pressure and its management directed toward elderly persons, health care professionals, and policymakers. The chapter does not discuss details of clinical diagnosis or treatment because these issues have been recently reviewed elsewhere.7

BURDEN

Several epidemiologic studies have indicated that, in most countries, average systolic blood pressure increases throughout the life span whereas average diastolic blood pressure rises until ages 55 to 60 and then levels off.38 This increase in blood pressure occurs in persons who have previously been classified as hypertensive and those classified as normotensive. However, data from the Framingham longitudinal research and other studies indicate that not all individuals experience an aging-related increase in blood pressure.38 In addition, population studies from nonindustrialized societies indicate that average blood pressure among such groups does not tend to rise with age.51

Estimates of the true prevalence of high blood pressure vary greatly depending on the age and race of the population, the blood pressure level used to define hypertension, and the number of measurements made.15 The prevalence of both systolic/diastolic high blood pressure and isolated systolic high blood pressure is considerable in persons over the age of 50. Because levels of diastolic blood pressure tend to level off around age 55, the prevalence of systolic/diastolic high blood pressure tends to be constant for persons aged 50 and older.25 Therefore, although some authors speak in general terms of the rise in prevalence of high blood pressure with age, the prevalence of systolic/diastolic high blood pressure rises little with age.50 Actually, it is the rise in isolated systolic high blood pressure that accounts for most of the overall increase; the prevalence of systolic/diastolic high blood pressure in persons over the age of 50 is about 15 percent in whites and 25 percent in blacks.33 The prevalence of isolated systolic high blood pressure varies with increasing age from 1 or 2 percent at age 50 to greater than 20 percent over age 8032,50,57 and does not appear to differ according to race. Therefore, the total prevalence of high blood pressure in the elderly is not quite as high as the 50 to 60 percent figure that is frequently reported.63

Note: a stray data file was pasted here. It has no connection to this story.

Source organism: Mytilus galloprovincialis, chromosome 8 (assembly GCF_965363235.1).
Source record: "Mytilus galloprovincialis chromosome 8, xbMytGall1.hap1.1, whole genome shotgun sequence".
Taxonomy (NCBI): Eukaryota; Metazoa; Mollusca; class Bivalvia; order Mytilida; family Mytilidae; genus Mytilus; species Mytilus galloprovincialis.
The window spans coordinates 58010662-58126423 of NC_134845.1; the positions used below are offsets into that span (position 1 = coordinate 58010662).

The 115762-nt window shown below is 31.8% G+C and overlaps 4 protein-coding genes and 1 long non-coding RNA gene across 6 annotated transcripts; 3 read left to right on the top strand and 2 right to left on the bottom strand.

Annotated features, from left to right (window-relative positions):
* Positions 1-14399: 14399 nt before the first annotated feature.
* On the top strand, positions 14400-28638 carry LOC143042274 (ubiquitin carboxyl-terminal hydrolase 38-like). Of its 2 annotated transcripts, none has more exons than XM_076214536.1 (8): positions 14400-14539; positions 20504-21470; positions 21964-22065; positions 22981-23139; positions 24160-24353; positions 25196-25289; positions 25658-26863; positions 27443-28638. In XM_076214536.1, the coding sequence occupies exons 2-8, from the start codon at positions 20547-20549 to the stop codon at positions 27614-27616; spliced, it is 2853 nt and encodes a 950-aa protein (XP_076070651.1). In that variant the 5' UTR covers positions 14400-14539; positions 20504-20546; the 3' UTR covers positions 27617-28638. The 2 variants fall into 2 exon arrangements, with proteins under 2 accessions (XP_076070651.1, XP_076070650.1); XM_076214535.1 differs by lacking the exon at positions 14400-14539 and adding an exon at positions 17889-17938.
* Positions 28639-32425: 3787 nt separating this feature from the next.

Unfortunately, there are only limited data to estimate the rate of onset of new incidence cases of high blood pressure in the elderly. Follow-up analyses of the National Health and Nutrition Examination Survey 1 (NHANES1) data indicate that the incidence of high blood pressure (defined as SBP > 95 mmHg, based



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